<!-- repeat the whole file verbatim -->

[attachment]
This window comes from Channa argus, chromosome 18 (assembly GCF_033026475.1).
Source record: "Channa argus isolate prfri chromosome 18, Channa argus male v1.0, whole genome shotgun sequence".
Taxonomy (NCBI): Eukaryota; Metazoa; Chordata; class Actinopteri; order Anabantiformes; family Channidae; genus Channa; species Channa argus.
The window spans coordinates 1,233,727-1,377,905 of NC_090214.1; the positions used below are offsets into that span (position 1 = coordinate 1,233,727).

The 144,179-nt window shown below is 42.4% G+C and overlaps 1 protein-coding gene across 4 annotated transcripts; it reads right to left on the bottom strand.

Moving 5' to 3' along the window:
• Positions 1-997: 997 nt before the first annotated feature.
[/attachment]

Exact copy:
This window comes from Channa argus, chromosome 18 (assembly GCF_033026475.1).
Source record: "Channa argus isolate prfri chromosome 18, Channa argus male v1.0, whole genome shotgun sequence".
Taxonomy (NCBI): Eukaryota; Metazoa; Chordata; class Actinopteri; order Anabantiformes; family Channidae; genus Channa; species Channa argus.
The window spans coordinates 1,233,727-1,377,905 of NC_090214.1; the positions used below are offsets into that span (position 1 = coordinate 1,233,727).

The 144,179-nt window shown below is 42.4% G+C and overlaps 1 protein-coding gene across 4 annotated transcripts; it reads right to left on the bottom strand.

Moving 5' to 3' along the window:
• Positions 1-997: 997 nt before the first annotated feature.